In order to address individual pixels on the screen, and emulate the DRAW or CIRCLE commands on other computers, you must use the pixel graphic mode, which cannot (apparently) be used with Basic. It can only be used in a pure machine code program. The only examples known to me are the LINES program sold with the Mini Memory Module, and Parsec.

It IS possible to simulate pixel graphics in Basic by continually redefining characters on the screen. You are of course limited by the number of characters which can be defined, and very limited by the speed available (V E R Y slow!). I do have a couple of programs which use this method. The same thing can be done using a machine code utility, but it is still not very successful.

The LOGO turtle does the same thing...a bit faster admittedly and it has MORE characters available, but still manages to run out of 'ink'.

Defining sprites or characters is not too difficult and there are several utility programs on the market to assist with the sometimes arduous task of calculating the right hex code.

GETTING STARTED WITH THE TI99/4A went into its 2nd print within a month: many thanks to everyone who bought a copy. If you purchased the first print, it is possible your bookseller neglected to insert the Errata sheet which contained the Joystick program (p.90) omitted in error. I think the program was printed at the back of the 2nd print run. One or two errors were also corrected in the errata. If you don't have a copy and would like one, please send me an SAE.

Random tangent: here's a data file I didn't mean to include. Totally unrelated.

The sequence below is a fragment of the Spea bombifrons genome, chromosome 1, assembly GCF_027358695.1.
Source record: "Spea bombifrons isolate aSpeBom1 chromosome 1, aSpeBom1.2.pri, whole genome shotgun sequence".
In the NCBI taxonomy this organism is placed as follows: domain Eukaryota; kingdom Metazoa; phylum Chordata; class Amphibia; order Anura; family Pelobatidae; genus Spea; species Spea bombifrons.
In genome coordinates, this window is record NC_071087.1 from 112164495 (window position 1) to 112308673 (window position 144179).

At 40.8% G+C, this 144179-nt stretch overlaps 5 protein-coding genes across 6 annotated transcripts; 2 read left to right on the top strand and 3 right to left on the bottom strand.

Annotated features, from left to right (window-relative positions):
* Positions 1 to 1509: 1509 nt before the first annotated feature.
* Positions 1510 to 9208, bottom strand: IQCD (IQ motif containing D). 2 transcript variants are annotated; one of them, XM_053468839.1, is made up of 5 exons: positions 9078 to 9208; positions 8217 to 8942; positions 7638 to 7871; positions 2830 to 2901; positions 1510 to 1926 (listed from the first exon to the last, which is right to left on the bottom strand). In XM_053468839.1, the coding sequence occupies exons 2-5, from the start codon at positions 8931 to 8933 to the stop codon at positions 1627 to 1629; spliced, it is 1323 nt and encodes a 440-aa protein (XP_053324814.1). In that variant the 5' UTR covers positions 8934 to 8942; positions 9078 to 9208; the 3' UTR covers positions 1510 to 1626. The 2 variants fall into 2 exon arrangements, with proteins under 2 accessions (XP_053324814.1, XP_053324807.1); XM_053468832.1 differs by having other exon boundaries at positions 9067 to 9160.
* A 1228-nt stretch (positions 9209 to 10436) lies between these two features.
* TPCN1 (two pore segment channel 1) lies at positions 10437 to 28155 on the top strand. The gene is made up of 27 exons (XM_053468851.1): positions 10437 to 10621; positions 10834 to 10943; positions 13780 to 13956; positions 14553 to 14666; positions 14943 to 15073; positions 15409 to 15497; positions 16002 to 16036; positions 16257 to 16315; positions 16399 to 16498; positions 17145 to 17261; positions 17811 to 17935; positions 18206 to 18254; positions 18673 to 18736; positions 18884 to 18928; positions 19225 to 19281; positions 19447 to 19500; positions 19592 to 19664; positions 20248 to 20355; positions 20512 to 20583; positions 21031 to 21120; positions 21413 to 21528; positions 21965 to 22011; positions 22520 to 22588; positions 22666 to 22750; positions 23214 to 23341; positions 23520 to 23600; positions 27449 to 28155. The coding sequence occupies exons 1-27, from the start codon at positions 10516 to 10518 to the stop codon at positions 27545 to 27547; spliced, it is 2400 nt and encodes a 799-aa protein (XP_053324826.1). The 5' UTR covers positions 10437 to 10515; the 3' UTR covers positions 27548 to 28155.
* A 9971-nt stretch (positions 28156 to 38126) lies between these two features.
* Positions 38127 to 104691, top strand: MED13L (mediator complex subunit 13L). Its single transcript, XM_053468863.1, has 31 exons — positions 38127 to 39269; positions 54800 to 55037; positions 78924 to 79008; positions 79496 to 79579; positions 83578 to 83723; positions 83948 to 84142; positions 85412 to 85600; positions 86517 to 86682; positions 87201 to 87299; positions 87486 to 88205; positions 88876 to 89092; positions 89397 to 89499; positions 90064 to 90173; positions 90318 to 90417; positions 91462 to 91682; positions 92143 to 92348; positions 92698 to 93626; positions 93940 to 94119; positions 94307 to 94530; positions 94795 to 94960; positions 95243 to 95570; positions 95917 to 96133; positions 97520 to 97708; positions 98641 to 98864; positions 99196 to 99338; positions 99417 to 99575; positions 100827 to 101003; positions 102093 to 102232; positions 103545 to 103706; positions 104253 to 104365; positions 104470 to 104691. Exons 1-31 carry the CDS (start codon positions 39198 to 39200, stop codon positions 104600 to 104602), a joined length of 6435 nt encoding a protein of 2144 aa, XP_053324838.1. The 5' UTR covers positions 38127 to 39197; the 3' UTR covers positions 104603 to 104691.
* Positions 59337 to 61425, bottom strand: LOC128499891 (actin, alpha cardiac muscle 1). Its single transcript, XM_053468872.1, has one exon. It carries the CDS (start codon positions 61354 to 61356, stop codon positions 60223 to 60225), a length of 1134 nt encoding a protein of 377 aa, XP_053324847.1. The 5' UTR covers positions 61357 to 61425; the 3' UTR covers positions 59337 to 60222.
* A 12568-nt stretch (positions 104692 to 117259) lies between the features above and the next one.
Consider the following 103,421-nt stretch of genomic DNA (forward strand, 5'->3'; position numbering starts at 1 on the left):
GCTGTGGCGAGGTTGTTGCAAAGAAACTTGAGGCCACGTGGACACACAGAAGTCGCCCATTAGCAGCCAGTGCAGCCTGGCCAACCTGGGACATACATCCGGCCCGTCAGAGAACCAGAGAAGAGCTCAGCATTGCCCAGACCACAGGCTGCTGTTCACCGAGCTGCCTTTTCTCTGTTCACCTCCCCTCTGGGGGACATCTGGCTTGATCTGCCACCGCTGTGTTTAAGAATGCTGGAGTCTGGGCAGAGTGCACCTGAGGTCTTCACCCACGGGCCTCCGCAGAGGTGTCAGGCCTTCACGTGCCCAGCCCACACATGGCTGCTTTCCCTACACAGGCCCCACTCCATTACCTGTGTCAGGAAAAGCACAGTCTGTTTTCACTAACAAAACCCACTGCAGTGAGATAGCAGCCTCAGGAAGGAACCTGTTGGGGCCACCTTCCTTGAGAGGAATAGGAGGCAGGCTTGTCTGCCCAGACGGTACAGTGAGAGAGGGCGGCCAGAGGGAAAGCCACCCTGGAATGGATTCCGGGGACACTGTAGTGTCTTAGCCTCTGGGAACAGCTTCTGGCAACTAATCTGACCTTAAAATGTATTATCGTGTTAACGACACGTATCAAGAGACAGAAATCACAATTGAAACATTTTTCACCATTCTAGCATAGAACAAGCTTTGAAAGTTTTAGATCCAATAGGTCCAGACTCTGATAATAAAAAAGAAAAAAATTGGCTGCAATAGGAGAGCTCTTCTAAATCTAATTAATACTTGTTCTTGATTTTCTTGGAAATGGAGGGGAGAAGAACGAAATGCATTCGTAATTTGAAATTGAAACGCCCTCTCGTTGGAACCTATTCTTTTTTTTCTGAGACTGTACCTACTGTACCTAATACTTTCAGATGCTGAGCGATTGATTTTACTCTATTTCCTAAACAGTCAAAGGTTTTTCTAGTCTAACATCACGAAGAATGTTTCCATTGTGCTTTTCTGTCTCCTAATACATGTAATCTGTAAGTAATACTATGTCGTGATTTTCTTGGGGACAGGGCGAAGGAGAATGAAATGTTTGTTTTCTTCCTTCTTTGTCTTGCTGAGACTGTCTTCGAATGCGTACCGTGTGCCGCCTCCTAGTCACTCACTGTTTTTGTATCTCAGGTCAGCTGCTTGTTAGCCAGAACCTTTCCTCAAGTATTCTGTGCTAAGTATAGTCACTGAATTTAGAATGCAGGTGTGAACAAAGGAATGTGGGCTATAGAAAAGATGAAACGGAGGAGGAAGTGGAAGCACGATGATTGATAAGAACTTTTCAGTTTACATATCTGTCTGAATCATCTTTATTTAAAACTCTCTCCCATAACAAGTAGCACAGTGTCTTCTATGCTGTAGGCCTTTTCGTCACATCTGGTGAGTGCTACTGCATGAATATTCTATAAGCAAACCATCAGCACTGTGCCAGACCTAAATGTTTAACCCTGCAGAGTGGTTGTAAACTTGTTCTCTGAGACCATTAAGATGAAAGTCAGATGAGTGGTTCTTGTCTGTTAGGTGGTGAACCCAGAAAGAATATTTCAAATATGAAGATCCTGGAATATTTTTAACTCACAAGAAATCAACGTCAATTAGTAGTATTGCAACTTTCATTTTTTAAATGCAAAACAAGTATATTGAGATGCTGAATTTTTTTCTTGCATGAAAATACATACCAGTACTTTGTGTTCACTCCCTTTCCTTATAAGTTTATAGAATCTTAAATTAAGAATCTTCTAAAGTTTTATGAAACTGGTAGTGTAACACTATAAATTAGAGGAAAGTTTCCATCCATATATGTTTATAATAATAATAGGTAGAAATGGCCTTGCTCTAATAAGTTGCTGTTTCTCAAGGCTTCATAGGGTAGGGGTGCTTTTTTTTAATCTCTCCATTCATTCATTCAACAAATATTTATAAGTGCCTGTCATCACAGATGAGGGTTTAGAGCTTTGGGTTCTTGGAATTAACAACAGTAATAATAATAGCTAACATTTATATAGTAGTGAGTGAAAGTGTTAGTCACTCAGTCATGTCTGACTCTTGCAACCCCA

Or download a couple of big pdf files: Side One errata || Side Two errata

There are one or two strange things you may meet up with when dealing with sprites, especially sprites off the bottom of the screen (pixel rows 192 to 256).
Try these two:
110 FOR T=1 TD 24
120 CALL SPRITE(#T,63+T,2,T*
130 NEXT T
W WATCH .... "
150 FDR T=1 TD 50 :: NEXT T
160 CALL SPRlTE(#1,42,2,208,
HH ..... "
180 FDR T=1 TO 900 :: NEXT T

Look through your manual and decide what this program is meant to do...concentrate especially on what line 160 is going to do. Now enter the program and RUN it. Notice anything? Run it again... any change?

In direct command mode, enter CALL DELSPRITE(ALL) and RUN the program again...

Where should the * appear? Should it be moving? (Read the manual).

Here is another little puzzle:
110 CALL SPRITE(#1,66,2,208,
120 CALL LOCATE(#1,208,57) :: CALL MOTION(#1,-l,-7)
130 FOR T=1 TO 70 :: NEXT T
140 CALL SOUND(-10,600,0) :: GOTO 110

Now, in every cycle between BEEPs, the same thing should happen...right?

Where should the B be?

Run the program and watch the screen carefully for some minutes. Interesting?

Try the first list with:
160 CALL SPRITE(#1,42,2,208,
20,0,-10) .... ANY CHANGE?